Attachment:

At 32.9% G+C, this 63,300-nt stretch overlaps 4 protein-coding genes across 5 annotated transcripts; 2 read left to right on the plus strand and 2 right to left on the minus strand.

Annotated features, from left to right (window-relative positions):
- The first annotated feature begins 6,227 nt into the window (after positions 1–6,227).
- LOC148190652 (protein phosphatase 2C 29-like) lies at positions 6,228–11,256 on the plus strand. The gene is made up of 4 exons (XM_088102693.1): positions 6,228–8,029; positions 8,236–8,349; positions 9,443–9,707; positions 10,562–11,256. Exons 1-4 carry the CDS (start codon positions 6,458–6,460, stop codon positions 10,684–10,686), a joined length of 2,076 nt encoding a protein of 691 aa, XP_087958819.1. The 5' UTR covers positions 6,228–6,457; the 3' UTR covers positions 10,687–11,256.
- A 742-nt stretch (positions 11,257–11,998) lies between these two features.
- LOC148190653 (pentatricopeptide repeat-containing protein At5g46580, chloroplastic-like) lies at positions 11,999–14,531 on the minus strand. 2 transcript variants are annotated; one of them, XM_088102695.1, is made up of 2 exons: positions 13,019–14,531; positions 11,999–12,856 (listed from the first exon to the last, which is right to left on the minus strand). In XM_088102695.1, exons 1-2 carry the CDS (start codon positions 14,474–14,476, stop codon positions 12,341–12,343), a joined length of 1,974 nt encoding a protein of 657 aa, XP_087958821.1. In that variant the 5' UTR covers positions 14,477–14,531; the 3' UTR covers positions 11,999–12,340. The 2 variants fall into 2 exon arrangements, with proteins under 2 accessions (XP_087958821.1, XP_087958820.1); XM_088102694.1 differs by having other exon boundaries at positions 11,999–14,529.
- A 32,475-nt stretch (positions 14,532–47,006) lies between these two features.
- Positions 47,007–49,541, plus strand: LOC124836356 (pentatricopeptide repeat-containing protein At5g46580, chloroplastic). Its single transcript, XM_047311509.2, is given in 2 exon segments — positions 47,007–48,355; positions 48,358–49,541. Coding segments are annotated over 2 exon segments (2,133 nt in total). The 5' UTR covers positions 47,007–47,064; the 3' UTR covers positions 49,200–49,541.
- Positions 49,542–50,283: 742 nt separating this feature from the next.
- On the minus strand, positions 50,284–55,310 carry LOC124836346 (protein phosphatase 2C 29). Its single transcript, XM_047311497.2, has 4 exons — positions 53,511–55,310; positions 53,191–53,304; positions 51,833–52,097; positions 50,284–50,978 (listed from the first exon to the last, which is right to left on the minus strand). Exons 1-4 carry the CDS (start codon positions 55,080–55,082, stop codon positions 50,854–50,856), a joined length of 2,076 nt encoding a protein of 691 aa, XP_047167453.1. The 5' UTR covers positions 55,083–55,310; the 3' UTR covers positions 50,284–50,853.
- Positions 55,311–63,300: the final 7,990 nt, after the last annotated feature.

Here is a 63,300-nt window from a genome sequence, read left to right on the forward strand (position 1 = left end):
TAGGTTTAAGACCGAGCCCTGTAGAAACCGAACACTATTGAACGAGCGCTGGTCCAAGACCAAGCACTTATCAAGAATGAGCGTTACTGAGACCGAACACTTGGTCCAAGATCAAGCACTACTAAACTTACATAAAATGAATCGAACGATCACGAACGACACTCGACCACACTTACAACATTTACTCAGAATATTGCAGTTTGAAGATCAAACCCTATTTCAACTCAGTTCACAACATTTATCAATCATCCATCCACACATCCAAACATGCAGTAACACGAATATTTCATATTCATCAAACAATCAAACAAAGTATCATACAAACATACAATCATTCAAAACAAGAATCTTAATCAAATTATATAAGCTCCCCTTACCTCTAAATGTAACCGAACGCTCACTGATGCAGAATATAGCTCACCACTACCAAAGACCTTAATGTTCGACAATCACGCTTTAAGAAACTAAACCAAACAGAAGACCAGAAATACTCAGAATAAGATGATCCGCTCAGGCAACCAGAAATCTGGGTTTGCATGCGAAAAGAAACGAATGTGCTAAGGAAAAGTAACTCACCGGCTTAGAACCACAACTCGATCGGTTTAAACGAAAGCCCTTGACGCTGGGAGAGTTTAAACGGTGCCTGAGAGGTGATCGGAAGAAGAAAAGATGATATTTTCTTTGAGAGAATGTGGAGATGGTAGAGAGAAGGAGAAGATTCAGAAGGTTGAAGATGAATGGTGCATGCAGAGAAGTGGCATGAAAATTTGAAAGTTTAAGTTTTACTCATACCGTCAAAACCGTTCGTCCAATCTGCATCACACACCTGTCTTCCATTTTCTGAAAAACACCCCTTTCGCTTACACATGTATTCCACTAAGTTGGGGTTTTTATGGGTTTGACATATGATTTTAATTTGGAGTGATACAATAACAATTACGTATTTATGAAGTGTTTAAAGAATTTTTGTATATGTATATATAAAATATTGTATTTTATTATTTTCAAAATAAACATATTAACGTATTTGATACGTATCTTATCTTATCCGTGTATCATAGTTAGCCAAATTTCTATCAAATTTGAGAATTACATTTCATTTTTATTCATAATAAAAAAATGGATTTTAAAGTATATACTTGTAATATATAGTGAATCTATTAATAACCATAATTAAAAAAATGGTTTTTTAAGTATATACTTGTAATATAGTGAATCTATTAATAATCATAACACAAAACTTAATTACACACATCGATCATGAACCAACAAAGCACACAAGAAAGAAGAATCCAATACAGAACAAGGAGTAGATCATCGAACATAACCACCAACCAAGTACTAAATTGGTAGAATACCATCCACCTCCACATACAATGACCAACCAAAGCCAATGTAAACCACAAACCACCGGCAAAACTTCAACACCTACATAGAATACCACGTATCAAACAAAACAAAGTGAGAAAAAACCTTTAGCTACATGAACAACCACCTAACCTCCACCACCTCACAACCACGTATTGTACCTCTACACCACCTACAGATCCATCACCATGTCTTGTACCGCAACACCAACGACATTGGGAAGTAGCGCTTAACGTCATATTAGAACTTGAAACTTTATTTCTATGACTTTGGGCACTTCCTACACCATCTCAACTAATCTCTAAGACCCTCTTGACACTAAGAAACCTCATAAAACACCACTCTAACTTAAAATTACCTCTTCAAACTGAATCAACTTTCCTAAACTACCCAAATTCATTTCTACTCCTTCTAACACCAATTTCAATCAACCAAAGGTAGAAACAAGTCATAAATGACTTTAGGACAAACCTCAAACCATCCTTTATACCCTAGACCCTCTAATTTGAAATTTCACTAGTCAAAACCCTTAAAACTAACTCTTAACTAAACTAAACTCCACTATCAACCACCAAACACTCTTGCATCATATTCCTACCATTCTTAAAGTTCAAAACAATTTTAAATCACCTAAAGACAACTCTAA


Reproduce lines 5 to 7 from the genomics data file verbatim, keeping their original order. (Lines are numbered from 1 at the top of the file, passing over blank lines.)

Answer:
- A 742-nt stretch (positions 11,257–11,998) lies between these two features.
- LOC148190653 (pentatricopeptide repeat-containing protein At5g46580, chloroplastic-like) lies at positions 11,999–14,531 on the minus strand. 2 transcript variants are annotated; one of them, XM_088102695.1, is made up of 2 exons: positions 13,019–14,531; positions 11,999–12,856 (listed from the first exon to the last, which is right to left on the minus strand). In XM_088102695.1, exons 1-2 carry the CDS (start codon positions 14,474–14,476, stop codon positions 12,341–12,343), a joined length of 1,974 nt encoding a protein of 657 aa, XP_087958821.1. In that variant the 5' UTR covers positions 14,477–14,531; the 3' UTR covers positions 11,999–12,340. The 2 variants fall into 2 exon arrangements, with proteins under 2 accessions (XP_087958821.1, XP_087958820.1); XM_088102694.1 differs by having other exon boundaries at positions 11,999–14,529.
- A 32,475-nt stretch (positions 14,532–47,006) lies between these two features.